Oregon Wolf Conservation Plan Revisions Needed
Oregon Department of Fish and Wildlife (ODFW) has developed a wolf plan that is supposed to be flexible, fair and balanced, that gives people who will be harmed by wolves, tools to deal with them in a way that also satisfies the desires of those who want Oregon repopulated with wolves. The Fish and Wildlife Commission adopted the plan over the objections of those who will be most affected. Rather than giving choices to protect our property, it takes them away, putting ranchers at great risk of social, economic and physical loss. It is not fair, it is not balanced and any flexibility is biased toward preservation of wolves.
Wolves are presently terrorizing eastern Oregon, killing cattle and sheep and because of the Oregon Wolf Conservation plan ODFW has utilized all the escape valves they built into their rules to keep from protecting Oregon’s livestock industry. They are losing credibility in the eyes of the ranchers, tempers flare and frustration is our constant companion. Even after the first wolves in Oregon killed 25 head of livestock no action was taken. Now with the first pack to establish in Wallowa County killing livestock every few days despite ranchers taking every non-lethal preventative measure, it is time for changes to be made in the Wolf Plan.
Experience tells us that the wolf numbers will grow at least 33% a year and the predation on livestock and wildlife will double. With Oregon in a severe recession livestock dependant eastern Oregon communities with wolves are not sustainable and obviously unnecessary state spending isn’t either; therefore we again ask for your help. The Wolf Plan, first adopted in 2005, is currently undergoing a five-year review. Please contact the ODFW Commission and ask them to make the necessary changes to wolf plan that allows us our constitutional right to protect ourselves and our property. Public Comment on the Oregon Wolf Conservation Plan can be sent to: ODFW.Comments@state.or.us.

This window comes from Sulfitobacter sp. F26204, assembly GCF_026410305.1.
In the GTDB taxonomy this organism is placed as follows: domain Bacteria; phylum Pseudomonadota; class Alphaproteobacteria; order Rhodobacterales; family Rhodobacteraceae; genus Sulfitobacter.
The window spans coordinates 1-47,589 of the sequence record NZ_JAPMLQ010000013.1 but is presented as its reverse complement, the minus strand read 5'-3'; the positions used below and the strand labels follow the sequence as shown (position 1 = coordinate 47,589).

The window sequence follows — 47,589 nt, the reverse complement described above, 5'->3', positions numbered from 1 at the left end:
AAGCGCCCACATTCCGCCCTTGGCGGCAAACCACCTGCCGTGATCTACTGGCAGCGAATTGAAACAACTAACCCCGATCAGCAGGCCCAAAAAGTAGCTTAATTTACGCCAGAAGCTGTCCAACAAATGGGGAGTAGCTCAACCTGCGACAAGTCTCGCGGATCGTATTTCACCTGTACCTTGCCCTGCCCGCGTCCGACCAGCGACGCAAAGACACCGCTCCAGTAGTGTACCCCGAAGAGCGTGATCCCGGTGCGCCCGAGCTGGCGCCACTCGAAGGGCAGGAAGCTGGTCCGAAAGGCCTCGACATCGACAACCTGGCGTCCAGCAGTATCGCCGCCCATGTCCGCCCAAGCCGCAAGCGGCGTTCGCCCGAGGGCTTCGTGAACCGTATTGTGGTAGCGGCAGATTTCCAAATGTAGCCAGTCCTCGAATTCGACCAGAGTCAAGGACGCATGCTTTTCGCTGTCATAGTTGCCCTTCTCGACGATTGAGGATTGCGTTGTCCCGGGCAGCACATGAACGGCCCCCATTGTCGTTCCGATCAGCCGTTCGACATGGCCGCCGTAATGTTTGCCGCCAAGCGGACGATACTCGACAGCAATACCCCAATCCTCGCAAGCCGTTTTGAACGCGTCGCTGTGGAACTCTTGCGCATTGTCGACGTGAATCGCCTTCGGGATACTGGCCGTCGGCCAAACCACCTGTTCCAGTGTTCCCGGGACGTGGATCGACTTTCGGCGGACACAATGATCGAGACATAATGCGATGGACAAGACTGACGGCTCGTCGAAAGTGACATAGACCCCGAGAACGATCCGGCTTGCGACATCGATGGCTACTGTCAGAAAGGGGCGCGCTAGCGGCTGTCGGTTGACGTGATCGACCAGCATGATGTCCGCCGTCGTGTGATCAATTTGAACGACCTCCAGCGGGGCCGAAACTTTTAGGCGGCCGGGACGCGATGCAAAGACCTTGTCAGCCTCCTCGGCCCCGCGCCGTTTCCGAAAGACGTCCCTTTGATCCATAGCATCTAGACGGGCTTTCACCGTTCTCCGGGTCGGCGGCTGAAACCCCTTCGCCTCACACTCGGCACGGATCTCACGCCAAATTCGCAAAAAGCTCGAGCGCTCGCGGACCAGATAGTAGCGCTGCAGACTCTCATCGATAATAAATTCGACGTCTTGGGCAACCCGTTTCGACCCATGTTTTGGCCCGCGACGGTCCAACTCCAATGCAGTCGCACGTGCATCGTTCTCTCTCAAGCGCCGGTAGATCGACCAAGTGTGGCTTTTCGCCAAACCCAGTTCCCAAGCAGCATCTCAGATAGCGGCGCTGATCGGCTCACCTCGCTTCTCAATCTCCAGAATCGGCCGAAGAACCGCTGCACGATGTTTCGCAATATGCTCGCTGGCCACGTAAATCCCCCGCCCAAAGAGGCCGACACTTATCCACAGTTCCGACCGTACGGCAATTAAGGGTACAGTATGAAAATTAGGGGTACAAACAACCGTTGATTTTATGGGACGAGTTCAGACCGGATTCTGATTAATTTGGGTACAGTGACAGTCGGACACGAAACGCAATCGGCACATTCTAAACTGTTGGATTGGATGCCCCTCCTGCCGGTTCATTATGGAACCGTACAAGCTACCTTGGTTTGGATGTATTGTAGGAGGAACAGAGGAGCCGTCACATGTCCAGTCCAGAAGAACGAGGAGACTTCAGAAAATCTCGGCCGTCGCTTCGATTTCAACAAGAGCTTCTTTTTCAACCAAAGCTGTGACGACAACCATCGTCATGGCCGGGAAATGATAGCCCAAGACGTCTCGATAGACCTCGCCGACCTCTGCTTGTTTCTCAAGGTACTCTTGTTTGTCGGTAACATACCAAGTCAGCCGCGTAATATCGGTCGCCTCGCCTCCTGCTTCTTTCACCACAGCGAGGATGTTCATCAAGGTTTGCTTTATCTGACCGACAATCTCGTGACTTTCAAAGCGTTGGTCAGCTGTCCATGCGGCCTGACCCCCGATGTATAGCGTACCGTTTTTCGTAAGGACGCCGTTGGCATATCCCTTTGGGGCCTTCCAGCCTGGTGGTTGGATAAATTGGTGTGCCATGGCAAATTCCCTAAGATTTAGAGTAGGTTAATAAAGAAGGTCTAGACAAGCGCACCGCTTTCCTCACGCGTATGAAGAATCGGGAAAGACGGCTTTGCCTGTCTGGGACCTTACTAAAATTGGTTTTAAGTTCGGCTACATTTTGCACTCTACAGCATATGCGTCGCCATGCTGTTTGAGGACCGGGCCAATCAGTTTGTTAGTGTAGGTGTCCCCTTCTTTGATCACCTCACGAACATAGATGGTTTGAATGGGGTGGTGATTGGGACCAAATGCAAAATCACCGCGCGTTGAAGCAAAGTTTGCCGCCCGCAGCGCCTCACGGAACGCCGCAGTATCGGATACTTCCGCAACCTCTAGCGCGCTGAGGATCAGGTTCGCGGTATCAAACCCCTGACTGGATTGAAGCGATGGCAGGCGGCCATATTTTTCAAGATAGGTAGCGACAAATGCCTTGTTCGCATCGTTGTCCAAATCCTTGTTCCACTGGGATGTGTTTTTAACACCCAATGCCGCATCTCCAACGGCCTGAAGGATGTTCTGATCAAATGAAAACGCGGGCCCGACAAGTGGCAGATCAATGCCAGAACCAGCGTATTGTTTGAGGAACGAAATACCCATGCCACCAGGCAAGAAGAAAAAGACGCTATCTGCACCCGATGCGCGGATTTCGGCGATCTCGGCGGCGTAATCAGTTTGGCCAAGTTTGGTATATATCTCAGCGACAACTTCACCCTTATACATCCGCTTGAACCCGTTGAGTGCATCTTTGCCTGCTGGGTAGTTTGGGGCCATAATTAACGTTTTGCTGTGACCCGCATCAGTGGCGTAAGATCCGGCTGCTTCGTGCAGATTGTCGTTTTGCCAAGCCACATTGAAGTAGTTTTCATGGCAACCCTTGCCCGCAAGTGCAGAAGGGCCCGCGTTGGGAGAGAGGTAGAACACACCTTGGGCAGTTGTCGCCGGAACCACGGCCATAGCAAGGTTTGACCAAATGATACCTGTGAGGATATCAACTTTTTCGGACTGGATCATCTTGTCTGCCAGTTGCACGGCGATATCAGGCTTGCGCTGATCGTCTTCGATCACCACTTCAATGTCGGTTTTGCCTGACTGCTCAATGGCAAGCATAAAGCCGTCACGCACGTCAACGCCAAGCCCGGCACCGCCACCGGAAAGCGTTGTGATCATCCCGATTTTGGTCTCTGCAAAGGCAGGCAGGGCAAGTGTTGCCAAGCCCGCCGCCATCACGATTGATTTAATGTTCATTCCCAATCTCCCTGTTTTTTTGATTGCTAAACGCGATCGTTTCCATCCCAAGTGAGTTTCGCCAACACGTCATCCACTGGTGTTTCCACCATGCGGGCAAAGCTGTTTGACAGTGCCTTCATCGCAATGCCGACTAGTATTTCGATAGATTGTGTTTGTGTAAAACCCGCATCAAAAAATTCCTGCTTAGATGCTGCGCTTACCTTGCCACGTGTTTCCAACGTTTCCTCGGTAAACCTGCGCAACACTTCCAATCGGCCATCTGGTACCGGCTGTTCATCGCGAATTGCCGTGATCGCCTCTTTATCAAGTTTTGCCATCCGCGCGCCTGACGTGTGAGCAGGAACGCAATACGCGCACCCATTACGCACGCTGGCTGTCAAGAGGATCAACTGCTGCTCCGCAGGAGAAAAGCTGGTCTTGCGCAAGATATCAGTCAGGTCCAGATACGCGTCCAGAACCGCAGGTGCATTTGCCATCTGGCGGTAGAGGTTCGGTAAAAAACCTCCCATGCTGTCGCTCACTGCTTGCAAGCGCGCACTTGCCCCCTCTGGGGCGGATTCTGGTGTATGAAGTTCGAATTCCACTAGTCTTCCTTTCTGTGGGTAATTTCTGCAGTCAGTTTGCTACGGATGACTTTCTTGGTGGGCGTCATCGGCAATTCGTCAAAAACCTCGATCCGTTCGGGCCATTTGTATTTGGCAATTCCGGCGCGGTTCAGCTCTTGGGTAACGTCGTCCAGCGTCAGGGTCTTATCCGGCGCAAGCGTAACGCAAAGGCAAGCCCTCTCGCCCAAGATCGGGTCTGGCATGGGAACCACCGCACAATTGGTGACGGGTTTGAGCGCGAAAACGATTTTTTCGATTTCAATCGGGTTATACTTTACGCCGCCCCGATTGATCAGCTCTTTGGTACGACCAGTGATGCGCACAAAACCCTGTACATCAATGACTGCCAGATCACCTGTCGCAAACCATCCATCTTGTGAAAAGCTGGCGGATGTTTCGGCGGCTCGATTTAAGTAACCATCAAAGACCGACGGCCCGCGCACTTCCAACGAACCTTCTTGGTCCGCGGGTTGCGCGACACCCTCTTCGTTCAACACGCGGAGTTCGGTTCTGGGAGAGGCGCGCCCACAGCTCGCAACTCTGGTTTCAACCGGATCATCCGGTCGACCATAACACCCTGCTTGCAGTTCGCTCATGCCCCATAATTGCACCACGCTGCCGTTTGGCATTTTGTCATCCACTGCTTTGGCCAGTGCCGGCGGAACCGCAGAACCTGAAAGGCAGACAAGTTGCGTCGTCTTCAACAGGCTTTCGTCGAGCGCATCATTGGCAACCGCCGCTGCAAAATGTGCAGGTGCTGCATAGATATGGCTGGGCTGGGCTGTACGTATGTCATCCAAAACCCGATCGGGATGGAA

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Can Ranchers and Wolves Co-Exist?
A Symposium Hosted by the Oregon Cattlemen’s Association and Eastern Oregon University Range Club
(La Grande, OR—May 4, 2010) The wolf population is expanding in Northeast Oregon as evidenced by increased wolf sightings and conflicts. At the upcoming wolf symposium, “Can Ranchers and Wolves Co-Exist?,” industry experts from Idaho and Minnesota will address wolf interactions with livestock as well as the overall social, environmental and economic impacts the presence of wolves have on Oregonians.
The symposium is open to the public, with no admission charge, and will be held in La Grande at Eastern Oregon University’s Badgley Hall in the first floor auditorium from 1- 4 p.m. on Saturday, May 22, 2010. This symposium is especially timely for citizens and livestock producers who want to be better informed about wolf issues when the Wolf Conservation and Management Plan is opened for its first 5 year review this year. It will also be informative for veterinarians and others interested in diseases found to be carried and transmitted by over 60% of the wolves in Idaho.
“We are excited to get everyone in the same room to address these challenges with key environmental and wildlife experts seated at the table,” said Bill Hoyt, President of the Oregon Cattlemen’s Association. “This is an incredible opportunity to have a discussion that could lead to a well-balanced solution.”
The keynote speaker, Jim Beers, former chief of national wildlife refuge operations for the U.S. Fish and Wildlife Service, now writes extensively and speaks to various organizations throughout the country about the federal wolf program and the cumulative impact of wolves on rural American life. Beers has written two dozen articles on wolf history and wolf management and has spoken to more than 2,000 attendees at public meetings from Arizona and New Mexico to Montana and Oregon.
Also on the agenda is Casey Anderson, who was born in Pendleton, grew up on a ranch and is currently managing the OX Ranch in Idaho. He will address wolf interactions with livestock, depredation, compensation and cattle behavior as well as the recent Idaho/Oregon Wolf Research Study made possible with funding by the Oregon Beef Council. With more than 20 years of ranch management experience, Anderson has been recognized by the Natural Resource Conservation Service with the “Excellence of Range Management Award” and received special recognition from the Society of Range Management.